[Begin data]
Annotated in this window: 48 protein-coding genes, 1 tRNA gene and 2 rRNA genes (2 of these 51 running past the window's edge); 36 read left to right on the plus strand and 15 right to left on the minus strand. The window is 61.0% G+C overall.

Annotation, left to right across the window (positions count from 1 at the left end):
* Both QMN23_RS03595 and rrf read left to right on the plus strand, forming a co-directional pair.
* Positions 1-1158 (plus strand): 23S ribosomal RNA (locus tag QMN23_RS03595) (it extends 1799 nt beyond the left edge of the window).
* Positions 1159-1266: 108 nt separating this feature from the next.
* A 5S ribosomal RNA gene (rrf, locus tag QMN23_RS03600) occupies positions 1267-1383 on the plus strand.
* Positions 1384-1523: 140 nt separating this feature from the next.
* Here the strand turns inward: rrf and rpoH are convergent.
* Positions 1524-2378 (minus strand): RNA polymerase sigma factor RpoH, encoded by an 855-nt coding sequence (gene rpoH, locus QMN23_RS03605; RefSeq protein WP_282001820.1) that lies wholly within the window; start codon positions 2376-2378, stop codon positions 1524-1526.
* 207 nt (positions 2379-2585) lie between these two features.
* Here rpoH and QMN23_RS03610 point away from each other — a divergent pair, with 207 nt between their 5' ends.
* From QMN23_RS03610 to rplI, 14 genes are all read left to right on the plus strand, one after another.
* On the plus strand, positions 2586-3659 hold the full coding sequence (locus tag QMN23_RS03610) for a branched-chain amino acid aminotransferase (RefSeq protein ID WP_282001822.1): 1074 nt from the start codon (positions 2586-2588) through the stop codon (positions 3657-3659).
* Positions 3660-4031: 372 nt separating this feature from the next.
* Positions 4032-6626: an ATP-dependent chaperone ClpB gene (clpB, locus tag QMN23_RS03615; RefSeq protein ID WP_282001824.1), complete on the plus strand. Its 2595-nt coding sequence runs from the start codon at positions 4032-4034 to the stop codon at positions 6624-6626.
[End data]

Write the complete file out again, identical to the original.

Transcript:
Annotated in this window: 48 protein-coding genes, 1 tRNA gene and 2 rRNA genes (2 of these 51 running past the window's edge); 36 read left to right on the plus strand and 15 right to left on the minus strand. The window is 61.0% G+C overall.

Annotation, left to right across the window (positions count from 1 at the left end):
* Both QMN23_RS03595 and rrf read left to right on the plus strand, forming a co-directional pair.
* Positions 1-1158 (plus strand): 23S ribosomal RNA (locus tag QMN23_RS03595) (it extends 1799 nt beyond the left edge of the window).
* Positions 1159-1266: 108 nt separating this feature from the next.
* A 5S ribosomal RNA gene (rrf, locus tag QMN23_RS03600) occupies positions 1267-1383 on the plus strand.
* Positions 1384-1523: 140 nt separating this feature from the next.
* Here the strand turns inward: rrf and rpoH are convergent.
* Positions 1524-2378 (minus strand): RNA polymerase sigma factor RpoH, encoded by an 855-nt coding sequence (gene rpoH, locus QMN23_RS03605; RefSeq protein WP_282001820.1) that lies wholly within the window; start codon positions 2376-2378, stop codon positions 1524-1526.
* 207 nt (positions 2379-2585) lie between these two features.
* Here rpoH and QMN23_RS03610 point away from each other — a divergent pair, with 207 nt between their 5' ends.
* From QMN23_RS03610 to rplI, 14 genes are all read left to right on the plus strand, one after another.
* On the plus strand, positions 2586-3659 hold the full coding sequence (locus tag QMN23_RS03610) for a branched-chain amino acid aminotransferase (RefSeq protein ID WP_282001822.1): 1074 nt from the start codon (positions 2586-2588) through the stop codon (positions 3657-3659).
* Positions 3660-4031: 372 nt separating this feature from the next.
* Positions 4032-6626: an ATP-dependent chaperone ClpB gene (clpB, locus tag QMN23_RS03615; RefSeq protein ID WP_282001824.1), complete on the plus strand. Its 2595-nt coding sequence runs from the start codon at positions 4032-4034 to the stop codon at positions 6624-6626.